So we learn about the various family tensions, we arrive late at night to the uninhabited trailer park in the middle of nowhere (but somebody’s takeout leftovers are in the fridge?) and then enjoy the creepy-as-fuck experience (repeated from the first one) of a young woman, her face covered in shadow, knocking on the door and asking if Tamara is home.
Weird, but they don’t think much of it. Kinsey is mad at everybody and annoyed that Dad is trying to be Cool Dad with her while she’s trying to be off in her own world with headphones on, so she storms out into the night, and Mom sends a reluctant Luke to talk to her.
I like the sibling relationship in this movie (other than him calling her “sis,” which always feels phony to me). They’re pretty different in some ways – symbolized by him playing baseball and her wearing a Ramones shirt and Docs – but they’re family, they share the same experiences, some of the same annoyances with their parents. They argue about some stuff but ultimately they’re there for each other in this time that is already trying before the stabbing begins.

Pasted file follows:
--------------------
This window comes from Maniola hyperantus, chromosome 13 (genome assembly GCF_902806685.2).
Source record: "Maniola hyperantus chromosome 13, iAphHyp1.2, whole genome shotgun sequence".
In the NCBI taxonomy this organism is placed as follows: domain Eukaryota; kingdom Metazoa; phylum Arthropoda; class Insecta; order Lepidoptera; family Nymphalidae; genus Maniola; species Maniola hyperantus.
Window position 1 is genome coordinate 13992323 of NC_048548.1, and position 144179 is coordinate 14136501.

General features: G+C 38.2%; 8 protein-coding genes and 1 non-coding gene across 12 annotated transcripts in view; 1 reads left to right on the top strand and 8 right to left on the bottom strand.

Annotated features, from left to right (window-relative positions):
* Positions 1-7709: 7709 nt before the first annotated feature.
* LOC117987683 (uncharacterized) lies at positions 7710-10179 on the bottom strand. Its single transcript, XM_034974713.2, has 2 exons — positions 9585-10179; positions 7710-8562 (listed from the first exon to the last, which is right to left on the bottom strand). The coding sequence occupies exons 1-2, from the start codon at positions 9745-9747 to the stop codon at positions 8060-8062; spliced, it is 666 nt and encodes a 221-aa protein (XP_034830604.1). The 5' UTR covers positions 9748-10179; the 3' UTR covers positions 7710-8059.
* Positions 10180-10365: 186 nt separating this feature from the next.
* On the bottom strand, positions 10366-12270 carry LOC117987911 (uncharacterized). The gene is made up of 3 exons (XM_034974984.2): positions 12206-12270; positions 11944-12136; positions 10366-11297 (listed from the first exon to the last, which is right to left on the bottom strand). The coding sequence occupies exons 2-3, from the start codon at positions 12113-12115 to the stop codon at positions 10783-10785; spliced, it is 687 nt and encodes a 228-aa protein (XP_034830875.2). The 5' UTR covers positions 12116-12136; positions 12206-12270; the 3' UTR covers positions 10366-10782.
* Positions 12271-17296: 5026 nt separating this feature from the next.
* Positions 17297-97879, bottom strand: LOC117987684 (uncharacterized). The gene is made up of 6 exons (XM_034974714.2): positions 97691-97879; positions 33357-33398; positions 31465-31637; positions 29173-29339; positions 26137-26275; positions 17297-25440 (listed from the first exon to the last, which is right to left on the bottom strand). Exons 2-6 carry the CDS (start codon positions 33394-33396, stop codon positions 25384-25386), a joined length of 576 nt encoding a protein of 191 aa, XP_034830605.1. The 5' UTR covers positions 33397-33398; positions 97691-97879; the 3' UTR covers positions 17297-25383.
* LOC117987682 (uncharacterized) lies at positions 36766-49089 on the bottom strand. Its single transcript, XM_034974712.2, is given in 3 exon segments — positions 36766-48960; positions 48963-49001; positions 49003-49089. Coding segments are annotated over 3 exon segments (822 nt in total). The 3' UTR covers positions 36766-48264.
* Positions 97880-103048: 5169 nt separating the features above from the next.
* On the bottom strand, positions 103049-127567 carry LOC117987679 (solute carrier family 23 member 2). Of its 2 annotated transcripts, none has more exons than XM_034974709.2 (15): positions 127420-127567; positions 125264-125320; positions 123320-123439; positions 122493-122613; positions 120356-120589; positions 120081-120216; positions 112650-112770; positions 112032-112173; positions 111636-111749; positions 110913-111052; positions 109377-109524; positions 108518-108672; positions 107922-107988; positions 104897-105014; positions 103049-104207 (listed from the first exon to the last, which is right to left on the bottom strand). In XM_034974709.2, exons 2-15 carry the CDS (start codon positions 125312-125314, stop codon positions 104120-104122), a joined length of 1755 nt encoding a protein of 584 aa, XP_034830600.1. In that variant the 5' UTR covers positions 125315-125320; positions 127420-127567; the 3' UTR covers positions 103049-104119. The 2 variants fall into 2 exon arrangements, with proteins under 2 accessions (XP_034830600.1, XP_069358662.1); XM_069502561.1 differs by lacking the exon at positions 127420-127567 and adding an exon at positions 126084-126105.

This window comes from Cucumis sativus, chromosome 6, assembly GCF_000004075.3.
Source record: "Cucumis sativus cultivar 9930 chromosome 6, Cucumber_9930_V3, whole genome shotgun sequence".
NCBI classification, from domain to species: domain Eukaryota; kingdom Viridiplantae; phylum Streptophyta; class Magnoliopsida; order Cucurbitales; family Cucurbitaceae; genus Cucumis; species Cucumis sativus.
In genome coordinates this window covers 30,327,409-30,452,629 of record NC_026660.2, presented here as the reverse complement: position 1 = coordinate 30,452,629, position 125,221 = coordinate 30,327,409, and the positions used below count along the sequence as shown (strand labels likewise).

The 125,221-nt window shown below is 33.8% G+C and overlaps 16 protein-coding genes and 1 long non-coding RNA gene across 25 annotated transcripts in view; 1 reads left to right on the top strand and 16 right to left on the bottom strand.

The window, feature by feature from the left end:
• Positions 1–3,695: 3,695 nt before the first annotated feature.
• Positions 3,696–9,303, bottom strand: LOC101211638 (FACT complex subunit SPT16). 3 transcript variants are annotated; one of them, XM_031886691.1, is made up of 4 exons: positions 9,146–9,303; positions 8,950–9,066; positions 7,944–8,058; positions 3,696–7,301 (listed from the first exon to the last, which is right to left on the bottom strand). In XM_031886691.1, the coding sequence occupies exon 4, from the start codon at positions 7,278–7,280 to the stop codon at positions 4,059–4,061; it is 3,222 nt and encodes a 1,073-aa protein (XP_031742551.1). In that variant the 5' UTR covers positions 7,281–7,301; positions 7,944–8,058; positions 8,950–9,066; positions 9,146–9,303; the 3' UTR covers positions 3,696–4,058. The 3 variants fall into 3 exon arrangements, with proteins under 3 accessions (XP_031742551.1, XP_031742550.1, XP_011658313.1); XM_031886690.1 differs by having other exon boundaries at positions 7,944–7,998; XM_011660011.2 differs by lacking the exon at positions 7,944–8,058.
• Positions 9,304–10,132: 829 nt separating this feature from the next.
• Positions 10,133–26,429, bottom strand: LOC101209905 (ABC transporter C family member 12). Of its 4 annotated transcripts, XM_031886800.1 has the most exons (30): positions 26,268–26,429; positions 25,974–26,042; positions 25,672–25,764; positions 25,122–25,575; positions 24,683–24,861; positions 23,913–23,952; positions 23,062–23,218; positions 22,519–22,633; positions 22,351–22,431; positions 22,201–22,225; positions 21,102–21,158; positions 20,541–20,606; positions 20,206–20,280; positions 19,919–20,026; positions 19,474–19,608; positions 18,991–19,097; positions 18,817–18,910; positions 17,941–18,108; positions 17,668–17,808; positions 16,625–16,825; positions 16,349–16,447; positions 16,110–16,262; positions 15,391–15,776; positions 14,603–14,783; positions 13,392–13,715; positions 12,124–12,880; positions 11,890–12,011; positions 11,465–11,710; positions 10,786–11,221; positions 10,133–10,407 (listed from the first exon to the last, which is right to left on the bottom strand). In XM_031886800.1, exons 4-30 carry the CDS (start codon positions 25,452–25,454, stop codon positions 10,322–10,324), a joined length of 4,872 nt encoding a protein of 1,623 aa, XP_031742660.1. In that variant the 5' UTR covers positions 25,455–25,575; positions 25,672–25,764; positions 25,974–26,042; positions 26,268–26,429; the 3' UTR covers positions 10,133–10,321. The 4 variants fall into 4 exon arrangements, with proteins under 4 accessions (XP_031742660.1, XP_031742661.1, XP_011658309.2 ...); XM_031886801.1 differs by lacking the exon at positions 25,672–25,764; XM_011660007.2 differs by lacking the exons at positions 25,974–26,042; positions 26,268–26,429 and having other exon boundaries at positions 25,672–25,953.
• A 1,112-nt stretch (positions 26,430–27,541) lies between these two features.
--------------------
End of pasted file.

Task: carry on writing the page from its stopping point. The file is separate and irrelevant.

I take that back – the stabbing is already underway, as they discover when they notice a trailer with its door wide open, wander inside, first find some booze (cool) and then the mutilated corpses of their great aunt and uncle (uncool). They run to their parents and the family splits up – Mom staying with Kinsey while Luke shows Dad what they found – and it’s pretty much chasing and battling (with some hiding) until the credits roll. It’s upsetting, because somebody has to die for this to be a horror movie, and it’s thrilling, because it’s lots of well executed slasher action done with flair and in interesting settings.
It does a good job of portraying fear – getting out of breath, having trouble speaking, the way the sound gets muffled and then cuts out after finding a loved one dead and going into shock.
The fragility of the trailer homes comes in handy in a few scenes – doors and walls can be bashed through by an attacker, or to make an escape, and it makes more sense than in movies where that happens in structures you’d expect to be sturdier and more durable.
A bit I remember liking in the first one is that somebody gets a gun to protect themselves, like people always say they should do in horror movies, but then accidentally shoots the wrong person, like people do in real life. In this one guns do help, but Luke has trouble pulling the trigger, being a normal person who doesn’t want to kill somebody.